Pen Name: None Connection to Illinois: Maude is a Professor of Visual and Critical Studies; Art History, Theory, and Criticism at the School of the Art Institute in Chicago. Biography: Maud Lavin is a nonfiction writer and cultural historian. She is a professor of Visual and Critical Studies and Art History, Theory, and Criticism at the School of the Art Institute of Chicago. She is a recent recipient of a Guggenheim fellowship and a National Endowment for the Arts grant.
|Clean new world :
ISBN: 0262621703 OCLC: 44468842 MIT Press, Cambridge, Mass. : ©2001. Annotation
|Cut with the kitchen knife :
ISBN: 0300061641 OCLC: 25787559 Yale University Press, New Haven : ©1993. This book on Hannah Hoch, explores the social construction of femininity in the mass media culture of Weimar Germany by focusing on the arresting photomontages of this Berlin Dada artist.
|Push comes to shove :
ISBN: 0262123096 OCLC: 680434706 MIT Press, Cambridge, Mass. : ©2010. In the past, more often than not, aggressive women have been rebuked, told to keep a lid on, turn the other cheek, get over it. Repression more than aggression was seen as woman's domain. But recently there's been a noticeable cultural shift. With growing frequency, women's aggression is now celebrated in contemporary culture--in movies and TV, online ventures, and art. In Push Comes to Shove, Maud Lavin examines these new images of aggressive women and how they affect women's lives. Aggression, says Lavin, need not entail causing harm to another; we can think of it as the use of force to create change--fruitful, destructive, or both. And over the past twenty years, contemporary culture has shown women seizing this power. Lavin chooses provocative examples to explore the complexity of aggression, including the surfer girls in Blue Crush, Helen Mirren as Jane Tennison in Prime Suspect, the homicidal women in Kill Bill, and artist Marlene McCarty's mural-sized Murder Girls. Women need aggression and need to use it consciously, Lavin writes. With Push Comes to Shove, she explores the questions of how to manifest aggression, how to represent it, and how to keep open a cultural space for it. --From publisher's description.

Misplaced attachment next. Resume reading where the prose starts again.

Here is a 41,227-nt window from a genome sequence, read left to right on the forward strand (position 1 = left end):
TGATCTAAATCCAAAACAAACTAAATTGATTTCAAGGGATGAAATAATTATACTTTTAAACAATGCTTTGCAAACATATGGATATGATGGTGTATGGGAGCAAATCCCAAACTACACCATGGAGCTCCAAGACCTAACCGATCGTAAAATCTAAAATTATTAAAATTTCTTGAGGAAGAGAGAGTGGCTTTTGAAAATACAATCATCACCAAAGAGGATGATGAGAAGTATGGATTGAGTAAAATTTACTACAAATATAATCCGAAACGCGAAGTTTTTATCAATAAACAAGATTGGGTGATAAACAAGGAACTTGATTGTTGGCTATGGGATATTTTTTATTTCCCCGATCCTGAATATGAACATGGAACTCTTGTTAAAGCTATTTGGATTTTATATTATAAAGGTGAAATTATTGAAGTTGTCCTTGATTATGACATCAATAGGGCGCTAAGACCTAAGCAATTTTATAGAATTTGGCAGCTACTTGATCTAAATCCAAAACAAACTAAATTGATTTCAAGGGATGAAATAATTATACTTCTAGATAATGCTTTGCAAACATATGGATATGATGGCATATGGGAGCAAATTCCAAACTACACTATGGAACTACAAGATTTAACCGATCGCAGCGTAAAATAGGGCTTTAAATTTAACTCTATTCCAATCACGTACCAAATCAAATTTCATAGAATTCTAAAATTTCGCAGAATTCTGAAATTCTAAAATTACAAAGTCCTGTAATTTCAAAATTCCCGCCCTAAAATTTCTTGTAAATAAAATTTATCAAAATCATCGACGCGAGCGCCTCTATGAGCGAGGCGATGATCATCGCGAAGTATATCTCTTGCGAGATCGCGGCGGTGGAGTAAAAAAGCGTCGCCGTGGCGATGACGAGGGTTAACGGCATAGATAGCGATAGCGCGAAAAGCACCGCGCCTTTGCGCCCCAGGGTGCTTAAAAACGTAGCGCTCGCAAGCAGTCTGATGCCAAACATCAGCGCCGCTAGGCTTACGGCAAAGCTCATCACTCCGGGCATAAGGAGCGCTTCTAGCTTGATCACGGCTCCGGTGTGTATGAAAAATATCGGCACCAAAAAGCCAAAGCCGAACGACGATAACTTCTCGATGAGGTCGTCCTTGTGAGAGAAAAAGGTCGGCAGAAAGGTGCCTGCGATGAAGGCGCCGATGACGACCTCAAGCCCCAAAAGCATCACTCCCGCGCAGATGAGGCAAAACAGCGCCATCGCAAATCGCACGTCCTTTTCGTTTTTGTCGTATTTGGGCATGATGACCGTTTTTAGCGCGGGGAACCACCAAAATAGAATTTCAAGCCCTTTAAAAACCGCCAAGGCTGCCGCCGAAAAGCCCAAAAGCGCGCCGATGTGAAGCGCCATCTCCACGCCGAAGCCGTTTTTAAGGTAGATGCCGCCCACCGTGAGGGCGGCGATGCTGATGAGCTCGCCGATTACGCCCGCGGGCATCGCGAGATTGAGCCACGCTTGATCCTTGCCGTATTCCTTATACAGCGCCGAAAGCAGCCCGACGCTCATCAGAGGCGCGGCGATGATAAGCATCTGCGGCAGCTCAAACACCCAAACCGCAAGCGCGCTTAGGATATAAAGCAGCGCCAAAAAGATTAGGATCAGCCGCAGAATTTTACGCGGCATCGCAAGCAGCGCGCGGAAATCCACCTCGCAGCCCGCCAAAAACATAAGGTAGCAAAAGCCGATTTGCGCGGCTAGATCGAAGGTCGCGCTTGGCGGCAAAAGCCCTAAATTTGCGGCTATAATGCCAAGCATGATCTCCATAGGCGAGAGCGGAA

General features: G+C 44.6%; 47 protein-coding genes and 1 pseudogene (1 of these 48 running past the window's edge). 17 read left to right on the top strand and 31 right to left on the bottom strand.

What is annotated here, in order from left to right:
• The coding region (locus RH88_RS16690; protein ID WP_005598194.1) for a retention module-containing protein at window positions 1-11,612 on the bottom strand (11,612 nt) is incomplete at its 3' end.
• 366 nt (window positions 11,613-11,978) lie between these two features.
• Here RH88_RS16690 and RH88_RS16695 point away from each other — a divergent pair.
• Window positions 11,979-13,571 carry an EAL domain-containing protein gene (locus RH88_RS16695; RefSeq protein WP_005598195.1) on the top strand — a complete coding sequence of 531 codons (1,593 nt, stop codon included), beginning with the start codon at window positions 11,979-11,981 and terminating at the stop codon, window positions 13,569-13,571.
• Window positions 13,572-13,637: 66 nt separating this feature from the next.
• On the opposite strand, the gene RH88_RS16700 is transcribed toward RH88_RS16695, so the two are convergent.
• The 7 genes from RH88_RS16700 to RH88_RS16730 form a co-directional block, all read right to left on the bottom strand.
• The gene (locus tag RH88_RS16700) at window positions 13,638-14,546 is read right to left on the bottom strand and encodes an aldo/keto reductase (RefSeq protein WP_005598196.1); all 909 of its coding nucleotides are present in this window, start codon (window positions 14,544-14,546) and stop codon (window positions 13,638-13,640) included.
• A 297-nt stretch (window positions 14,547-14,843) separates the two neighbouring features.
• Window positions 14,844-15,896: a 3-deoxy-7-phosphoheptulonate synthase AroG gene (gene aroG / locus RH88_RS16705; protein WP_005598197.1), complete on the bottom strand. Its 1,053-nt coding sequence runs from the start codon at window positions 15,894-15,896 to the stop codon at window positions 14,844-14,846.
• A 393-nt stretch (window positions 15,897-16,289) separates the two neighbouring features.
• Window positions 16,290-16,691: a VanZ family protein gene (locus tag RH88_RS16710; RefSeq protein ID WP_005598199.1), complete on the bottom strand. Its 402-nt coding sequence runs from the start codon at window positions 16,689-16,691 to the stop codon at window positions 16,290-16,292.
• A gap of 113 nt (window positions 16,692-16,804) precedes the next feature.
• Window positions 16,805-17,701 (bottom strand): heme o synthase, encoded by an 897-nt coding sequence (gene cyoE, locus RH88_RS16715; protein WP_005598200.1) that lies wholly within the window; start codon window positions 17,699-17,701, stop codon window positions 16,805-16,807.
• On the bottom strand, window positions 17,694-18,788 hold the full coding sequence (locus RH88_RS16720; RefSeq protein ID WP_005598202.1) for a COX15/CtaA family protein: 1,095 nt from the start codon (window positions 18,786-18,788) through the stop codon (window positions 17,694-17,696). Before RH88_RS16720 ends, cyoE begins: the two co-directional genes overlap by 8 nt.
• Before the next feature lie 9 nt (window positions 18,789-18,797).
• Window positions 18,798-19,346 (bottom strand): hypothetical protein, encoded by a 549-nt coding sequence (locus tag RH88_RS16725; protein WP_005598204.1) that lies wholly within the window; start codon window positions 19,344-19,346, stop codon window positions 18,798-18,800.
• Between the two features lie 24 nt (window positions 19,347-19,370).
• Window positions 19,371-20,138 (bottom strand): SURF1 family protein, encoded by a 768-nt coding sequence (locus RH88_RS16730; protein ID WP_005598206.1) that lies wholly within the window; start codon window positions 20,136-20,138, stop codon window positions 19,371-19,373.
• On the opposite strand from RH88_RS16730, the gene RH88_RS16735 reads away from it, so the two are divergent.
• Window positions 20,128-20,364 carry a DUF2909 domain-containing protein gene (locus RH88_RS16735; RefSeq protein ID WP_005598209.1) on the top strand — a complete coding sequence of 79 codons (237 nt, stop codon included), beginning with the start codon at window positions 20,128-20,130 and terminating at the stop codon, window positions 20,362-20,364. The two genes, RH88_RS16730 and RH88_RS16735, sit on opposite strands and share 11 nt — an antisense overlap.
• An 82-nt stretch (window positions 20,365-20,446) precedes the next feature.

|The business of holidays /
ISBN: 1580931502 OCLC: 54974427 Monacelli Press, New York : 2004. "Contemporary holiday rites showcase a particularly American obsession with celebration - and the shopping, decorating, card sending, feasting, drinking, and advertising that goes along with it. This witty and satirical look at thirty-three of our most loved (and hated) holidays explores the history and the traditions, the kitsch and the color, of the business of holidays."--Jacket.
|The oldest we've ever been :
ISBN: 0816526168 OCLC: 156902317 University of Arizona Press, Tucson : ©2008. "In this engaging collection, editor Maud Lavin has enlisted seven talented writers to share their stories of midlife transitions, reflecting the unpredictable challenges and unexpected graces that characterize this multi-layered stage of life. From tales of divorce and dating though the lens of an eccentric collecting habit to the challenges of dealing with a close friend's grave illness, these memorable essays evoke a complex, honest, and often surprising picture of what it means to be middle-aged."--BOOK JACKET.